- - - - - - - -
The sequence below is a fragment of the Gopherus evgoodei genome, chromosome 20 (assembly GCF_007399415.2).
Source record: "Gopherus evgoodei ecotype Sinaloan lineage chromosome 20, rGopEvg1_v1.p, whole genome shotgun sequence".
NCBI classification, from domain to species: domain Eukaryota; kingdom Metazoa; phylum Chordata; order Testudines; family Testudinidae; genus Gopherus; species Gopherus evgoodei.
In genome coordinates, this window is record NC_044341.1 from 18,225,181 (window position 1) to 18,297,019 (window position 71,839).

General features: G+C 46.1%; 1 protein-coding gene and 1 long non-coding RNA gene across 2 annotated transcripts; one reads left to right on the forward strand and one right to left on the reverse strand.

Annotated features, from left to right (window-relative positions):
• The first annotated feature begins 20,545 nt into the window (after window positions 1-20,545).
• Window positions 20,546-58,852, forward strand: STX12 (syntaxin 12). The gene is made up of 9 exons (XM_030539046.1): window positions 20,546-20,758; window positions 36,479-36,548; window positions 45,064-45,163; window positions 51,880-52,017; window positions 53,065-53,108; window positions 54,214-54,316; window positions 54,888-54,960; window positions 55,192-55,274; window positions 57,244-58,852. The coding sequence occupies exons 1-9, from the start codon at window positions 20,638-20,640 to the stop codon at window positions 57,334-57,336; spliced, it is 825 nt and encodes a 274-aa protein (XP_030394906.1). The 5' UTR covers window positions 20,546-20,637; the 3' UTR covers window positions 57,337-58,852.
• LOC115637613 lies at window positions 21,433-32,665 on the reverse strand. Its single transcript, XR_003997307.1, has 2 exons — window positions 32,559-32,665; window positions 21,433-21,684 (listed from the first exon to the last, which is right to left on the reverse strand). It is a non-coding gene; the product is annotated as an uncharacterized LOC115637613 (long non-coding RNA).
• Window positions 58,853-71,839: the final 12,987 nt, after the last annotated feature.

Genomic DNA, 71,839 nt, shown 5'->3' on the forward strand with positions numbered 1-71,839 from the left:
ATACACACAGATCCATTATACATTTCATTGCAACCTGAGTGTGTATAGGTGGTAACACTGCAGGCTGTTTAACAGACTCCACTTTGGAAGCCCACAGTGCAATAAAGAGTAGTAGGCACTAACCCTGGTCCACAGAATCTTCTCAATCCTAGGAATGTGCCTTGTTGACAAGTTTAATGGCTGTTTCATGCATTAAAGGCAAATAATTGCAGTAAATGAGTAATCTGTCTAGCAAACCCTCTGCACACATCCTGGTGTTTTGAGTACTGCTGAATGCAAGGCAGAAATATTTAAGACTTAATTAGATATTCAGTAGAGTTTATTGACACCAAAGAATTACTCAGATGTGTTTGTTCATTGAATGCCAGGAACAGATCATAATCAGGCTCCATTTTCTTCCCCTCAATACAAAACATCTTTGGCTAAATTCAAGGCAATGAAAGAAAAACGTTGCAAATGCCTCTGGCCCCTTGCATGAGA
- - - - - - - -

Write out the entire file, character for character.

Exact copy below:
The sequence below is a fragment of the Gopherus evgoodei genome, chromosome 20 (assembly GCF_007399415.2).
Source record: "Gopherus evgoodei ecotype Sinaloan lineage chromosome 20, rGopEvg1_v1.p, whole genome shotgun sequence".
NCBI classification, from domain to species: domain Eukaryota; kingdom Metazoa; phylum Chordata; order Testudines; family Testudinidae; genus Gopherus; species Gopherus evgoodei.
In genome coordinates, this window is record NC_044341.1 from 18,225,181 (window position 1) to 18,297,019 (window position 71,839).

General features: G+C 46.1%; 1 protein-coding gene and 1 long non-coding RNA gene across 2 annotated transcripts; one reads left to right on the forward strand and one right to left on the reverse strand.

Annotated features, from left to right (window-relative positions):
• The first annotated feature begins 20,545 nt into the window (after window positions 1-20,545).
• Window positions 20,546-58,852, forward strand: STX12 (syntaxin 12). The gene is made up of 9 exons (XM_030539046.1): window positions 20,546-20,758; window positions 36,479-36,548; window positions 45,064-45,163; window positions 51,880-52,017; window positions 53,065-53,108; window positions 54,214-54,316; window positions 54,888-54,960; window positions 55,192-55,274; window positions 57,244-58,852. The coding sequence occupies exons 1-9, from the start codon at window positions 20,638-20,640 to the stop codon at window positions 57,334-57,336; spliced, it is 825 nt and encodes a 274-aa protein (XP_030394906.1). The 5' UTR covers window positions 20,546-20,637; the 3' UTR covers window positions 57,337-58,852.
• LOC115637613 lies at window positions 21,433-32,665 on the reverse strand. Its single transcript, XR_003997307.1, has 2 exons — window positions 32,559-32,665; window positions 21,433-21,684 (listed from the first exon to the last, which is right to left on the reverse strand). It is a non-coding gene; the product is annotated as an uncharacterized LOC115637613 (long non-coding RNA).
• Window positions 58,853-71,839: the final 12,987 nt, after the last annotated feature.

Genomic DNA, 71,839 nt, shown 5'->3' on the forward strand with positions numbered 1-71,839 from the left:
ATACACACAGATCCATTATACATTTCATTGCAACCTGAGTGTGTATAGGTGGTAACACTGCAGGCTGTTTAACAGACTCCACTTTGGAAGCCCACAGTGCAATAAAGAGTAGTAGGCACTAACCCTGGTCCACAGAATCTTCTCAATCCTAGGAATGTGCCTTGTTGACAAGTTTAATGGCTGTTTCATGCATTAAAGGCAAATAATTGCAGTAAATGAGTAATCTGTCTAGCAAACCCTCTGCACACATCCTGGTGTTTTGAGTACTGCTGAATGCAAGGCAGAAATATTTAAGACTTAATTAGATATTCAGTAGAGTTTATTGACACCAAAGAATTACTCAGATGTGTTTGTTCATTGAATGCCAGGAACAGATCATAATCAGGCTCCATTTTCTTCCCCTCAATACAAAACATCTTTGGCTAAATTCAAGGCAATGAAAGAAAAACGTTGCAAATGCCTCTGGCCCCTTGCATGAGA